Editors' pick

Mintwood Place

Nouveau American
$$$$ ($25-$34)
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Editorial Review

When he opened Mintwood Place with restaurateur Saied Azali three years ago, chef Cedric Maupillier hoped to get people talking with a few novelties, among them escargot hushpuppies, one of the best mergers in recent memory, and baked Alaska, torched at the table. Both dishes are still around and still great, but they’re hardly the only conversation pieces helping to fill this American restaurant with a French accent.

If you want to know what separates Maupillier from so many of his peers, ask for his chicken liver tartine. The appetizer embodies everything that’s important to the chef. A thin slice of griddled baguette weighs in with some crunch; the mounded spread balances the richness of mayonnaise with the tang of mustard and vinegar; and what looks like a dusting of Parmesan turns out to be (no kidding) grated, pickled sunchokes. On top of all that, the dish is a beauty, sprinkled with minced chives and presented in a small cast-iron skillet. The same goes for the chef’s brined pork chop. It’s a terrific piece of meat that acquires a coating of toasted lentils after it emerges from a wood fire, and gets joined on its plate with a “carbonara” made with spaetzle, Swiss chard, cream and guanciale. One of the most gorgeous salads of my whole summer: heirloom tomatoes and a bunch of beans — filet, romano, black-eyed peas — splashed with a simple vinaigrette, with pansies for color and toasted quinoa for texture.

The drinks are polished, the service is easy and the dining room uses brown leather booths, a scattering of antiques and reclaimed wood to put diners at ease.

2012 Fall Dining Guide

2012 Fall Dining Guide
By Tom Sietsema
Washington Post Magazine
Sunday, Oct. 21, 2012

Leave it to Cedric Maupillier to make a bestseller out of escargot hushpuppies, an appetizer that draws applause from the most discerning Southerner in my iPhone. The French chef with an affection for American classics put Adams Morgan back on gastronauts' radar last year when he and restaurateur Saied Azali introduced this sepia-toned space, all leather booths and reclaimed wood. The heart of the kitchen is a wood-fired oven, from which a parade of soul-stirring dishes emerges. Long Island duck is sliced over a hedge of sauerkraut, gilded with a spirited green peppercorn sauce and sweetened with juicy grapes. North Carolina shrimp hook up with porgy, a rare sight on a fine-dining menu but a fish that Maupillier likens to dorade. Artichokes on the plate nearly upstage the entree. Wine, thyme -- and licorice basil -- elevate the vegetable from the routine. The casual service reinforces the restaurant's desire to be a neighborhood spot, and the clamor forces you to lean in to hear your companions. Neither detracts from the sizzle of some of the best cooking in town.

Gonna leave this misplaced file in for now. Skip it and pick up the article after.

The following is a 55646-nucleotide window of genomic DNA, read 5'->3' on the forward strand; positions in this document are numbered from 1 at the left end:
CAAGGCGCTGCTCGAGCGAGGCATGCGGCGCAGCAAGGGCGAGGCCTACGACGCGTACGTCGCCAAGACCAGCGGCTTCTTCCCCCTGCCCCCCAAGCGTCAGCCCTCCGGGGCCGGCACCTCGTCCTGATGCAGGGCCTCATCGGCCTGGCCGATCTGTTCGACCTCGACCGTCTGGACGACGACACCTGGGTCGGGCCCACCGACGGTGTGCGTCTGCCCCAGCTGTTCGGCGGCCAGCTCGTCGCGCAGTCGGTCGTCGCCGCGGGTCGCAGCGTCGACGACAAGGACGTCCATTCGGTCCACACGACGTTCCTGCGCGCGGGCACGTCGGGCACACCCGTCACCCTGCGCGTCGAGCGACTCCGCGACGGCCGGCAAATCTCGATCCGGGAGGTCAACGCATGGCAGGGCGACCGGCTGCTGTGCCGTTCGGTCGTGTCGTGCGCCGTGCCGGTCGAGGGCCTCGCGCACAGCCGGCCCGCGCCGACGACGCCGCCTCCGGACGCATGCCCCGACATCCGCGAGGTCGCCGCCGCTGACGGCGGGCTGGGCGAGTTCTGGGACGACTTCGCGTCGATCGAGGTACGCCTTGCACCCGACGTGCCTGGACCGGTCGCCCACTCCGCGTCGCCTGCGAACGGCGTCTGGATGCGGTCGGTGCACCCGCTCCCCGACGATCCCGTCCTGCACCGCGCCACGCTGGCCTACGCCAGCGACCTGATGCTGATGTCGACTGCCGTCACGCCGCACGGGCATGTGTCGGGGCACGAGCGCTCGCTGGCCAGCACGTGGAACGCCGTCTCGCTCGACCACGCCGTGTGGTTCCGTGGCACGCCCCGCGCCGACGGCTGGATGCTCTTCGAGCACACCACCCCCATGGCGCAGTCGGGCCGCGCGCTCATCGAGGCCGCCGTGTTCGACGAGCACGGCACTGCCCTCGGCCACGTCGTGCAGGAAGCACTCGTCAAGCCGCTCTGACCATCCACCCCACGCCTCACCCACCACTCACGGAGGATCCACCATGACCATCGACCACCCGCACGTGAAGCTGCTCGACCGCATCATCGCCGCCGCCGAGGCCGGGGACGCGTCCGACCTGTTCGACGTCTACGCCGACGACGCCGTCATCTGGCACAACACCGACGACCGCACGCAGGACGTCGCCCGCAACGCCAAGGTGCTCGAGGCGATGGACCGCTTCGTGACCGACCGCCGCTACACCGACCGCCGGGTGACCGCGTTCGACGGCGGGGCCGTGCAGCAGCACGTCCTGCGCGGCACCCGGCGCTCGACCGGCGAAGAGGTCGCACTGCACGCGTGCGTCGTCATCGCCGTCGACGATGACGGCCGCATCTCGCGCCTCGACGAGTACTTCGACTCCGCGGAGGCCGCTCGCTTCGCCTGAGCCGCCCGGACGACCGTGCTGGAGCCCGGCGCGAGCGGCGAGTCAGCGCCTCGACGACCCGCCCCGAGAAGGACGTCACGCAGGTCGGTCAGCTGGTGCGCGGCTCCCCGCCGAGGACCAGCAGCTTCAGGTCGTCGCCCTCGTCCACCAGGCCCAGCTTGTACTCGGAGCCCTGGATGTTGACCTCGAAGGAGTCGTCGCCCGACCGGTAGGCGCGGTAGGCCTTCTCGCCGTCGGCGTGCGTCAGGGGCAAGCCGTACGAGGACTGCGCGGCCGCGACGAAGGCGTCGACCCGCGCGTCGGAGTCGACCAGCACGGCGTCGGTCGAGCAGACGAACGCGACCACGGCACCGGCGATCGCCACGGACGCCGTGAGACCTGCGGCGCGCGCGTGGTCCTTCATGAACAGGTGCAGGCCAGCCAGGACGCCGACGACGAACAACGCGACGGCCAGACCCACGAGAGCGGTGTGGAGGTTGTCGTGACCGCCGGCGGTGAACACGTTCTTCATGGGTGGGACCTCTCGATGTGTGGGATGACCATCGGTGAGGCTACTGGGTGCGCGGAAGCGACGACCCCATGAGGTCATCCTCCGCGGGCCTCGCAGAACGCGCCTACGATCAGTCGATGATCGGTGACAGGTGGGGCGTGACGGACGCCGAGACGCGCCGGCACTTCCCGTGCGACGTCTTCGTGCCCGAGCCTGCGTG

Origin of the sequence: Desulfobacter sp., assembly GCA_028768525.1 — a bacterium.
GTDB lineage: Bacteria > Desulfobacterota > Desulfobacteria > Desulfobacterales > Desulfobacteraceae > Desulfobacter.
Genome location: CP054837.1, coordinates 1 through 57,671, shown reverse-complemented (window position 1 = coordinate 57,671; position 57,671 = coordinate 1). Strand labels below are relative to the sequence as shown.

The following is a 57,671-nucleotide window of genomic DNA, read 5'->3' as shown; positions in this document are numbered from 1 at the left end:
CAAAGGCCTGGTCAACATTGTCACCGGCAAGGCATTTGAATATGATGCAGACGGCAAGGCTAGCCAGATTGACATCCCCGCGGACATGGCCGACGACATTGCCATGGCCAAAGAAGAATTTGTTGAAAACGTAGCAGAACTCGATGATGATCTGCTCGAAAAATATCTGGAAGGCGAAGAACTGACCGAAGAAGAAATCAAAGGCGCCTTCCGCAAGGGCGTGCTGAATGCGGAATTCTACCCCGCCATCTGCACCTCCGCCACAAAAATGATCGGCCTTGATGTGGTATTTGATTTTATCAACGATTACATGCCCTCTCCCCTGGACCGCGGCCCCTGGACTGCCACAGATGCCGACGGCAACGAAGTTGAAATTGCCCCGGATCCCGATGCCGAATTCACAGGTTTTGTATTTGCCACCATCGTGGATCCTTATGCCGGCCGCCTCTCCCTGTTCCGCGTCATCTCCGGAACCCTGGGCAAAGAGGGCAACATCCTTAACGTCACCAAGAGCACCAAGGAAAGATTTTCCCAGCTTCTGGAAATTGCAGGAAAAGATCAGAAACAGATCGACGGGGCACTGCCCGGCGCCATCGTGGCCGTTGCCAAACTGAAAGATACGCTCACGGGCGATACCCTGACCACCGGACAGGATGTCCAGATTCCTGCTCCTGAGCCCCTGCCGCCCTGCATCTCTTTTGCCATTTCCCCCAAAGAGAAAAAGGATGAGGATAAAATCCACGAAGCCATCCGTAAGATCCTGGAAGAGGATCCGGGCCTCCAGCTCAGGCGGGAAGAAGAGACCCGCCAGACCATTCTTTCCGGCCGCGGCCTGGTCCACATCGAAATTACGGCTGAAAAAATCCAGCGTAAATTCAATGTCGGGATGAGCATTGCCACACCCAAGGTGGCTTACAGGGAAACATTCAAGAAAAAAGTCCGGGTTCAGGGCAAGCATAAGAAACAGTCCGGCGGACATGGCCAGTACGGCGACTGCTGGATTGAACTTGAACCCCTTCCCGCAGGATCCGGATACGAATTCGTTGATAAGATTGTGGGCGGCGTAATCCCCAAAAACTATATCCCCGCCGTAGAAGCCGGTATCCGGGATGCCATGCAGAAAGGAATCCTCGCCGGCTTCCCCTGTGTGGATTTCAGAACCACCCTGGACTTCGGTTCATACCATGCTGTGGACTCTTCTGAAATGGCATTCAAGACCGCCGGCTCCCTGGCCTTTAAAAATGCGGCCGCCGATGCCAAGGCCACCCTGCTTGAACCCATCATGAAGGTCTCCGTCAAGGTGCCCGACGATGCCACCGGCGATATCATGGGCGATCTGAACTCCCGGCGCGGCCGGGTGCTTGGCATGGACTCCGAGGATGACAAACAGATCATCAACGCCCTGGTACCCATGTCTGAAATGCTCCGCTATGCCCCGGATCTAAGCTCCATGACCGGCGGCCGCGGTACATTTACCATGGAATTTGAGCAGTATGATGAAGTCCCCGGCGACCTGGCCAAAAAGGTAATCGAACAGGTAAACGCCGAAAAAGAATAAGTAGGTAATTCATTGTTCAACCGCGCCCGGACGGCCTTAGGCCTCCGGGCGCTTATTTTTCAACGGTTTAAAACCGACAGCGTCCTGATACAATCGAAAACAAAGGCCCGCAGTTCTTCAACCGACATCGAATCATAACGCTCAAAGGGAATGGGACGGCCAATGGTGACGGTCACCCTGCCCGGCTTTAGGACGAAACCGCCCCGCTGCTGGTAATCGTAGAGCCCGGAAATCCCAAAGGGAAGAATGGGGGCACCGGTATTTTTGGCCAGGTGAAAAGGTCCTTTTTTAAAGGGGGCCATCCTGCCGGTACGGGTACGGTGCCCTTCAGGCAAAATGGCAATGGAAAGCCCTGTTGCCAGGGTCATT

2013 Fall Dining Guide

2013 Fall Dining Guide
By Tom Sietsema
October 10, 2013

Cedric Maupillier is a master of turning familiar recipes into quiet sensations. Eating the chef's vivid green soup au pistou this summer, I felt transported to a garden in Provence. The precisely diced carrots, zucchini and tomatoes demonstrated his philosophy that "50 percent of flavor is visual," although Parmesan cheese and roasted cabbage in the bowl surely upped the soup's appeal. Burrata salads are as common on menus as candy on Halloween; Maupillier elevates an already sumptuous cheese, flown in twice weekly from Italy, by tucking roasted hazelnuts underneath, ringing it in frizzy fried kale and finishing it with a racy tamarind sauce.

His menu is French but also American, which means he incorporates ideas from around the world. To eat his feathery fettuccine, meaty with the best bolognese in town and topped with a blizzard of Parmesan, is to have dinner somewhere chic in Italy. Crisp suckling pig croquettes resting on dollops of mole and brightened with sauteed corn, and a forest-green risotto whipped up from five hearty grains show a chef who thinks outside the norm, and always succeeds.

The sepia-toned room with the pressed-tin ceiling in Adams Morgan is one of the most clamorous but also one of the most savory.

P.S. Maupillier's hamburger rocks. So does his brownie sundae.

Reader Reviews

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Simply Wonderful

My wife and I spent our tenth anniversary at Mintwood on Saturday 9/6/14. It was absolutely fantastic, from the hostess who welcomed us with "happy anniversary," to the perfect table and an anniversary gift from the chef (champagne!), to a fabulous, attentive, knowledgeable server (Chris) who took excellent care of us even at the height of the evening rush. The food was excellent, perfectly prepared and delicious (and timed perfectly at our request for a leisurely pace). I cannot recommend Mintwood Place highly enough.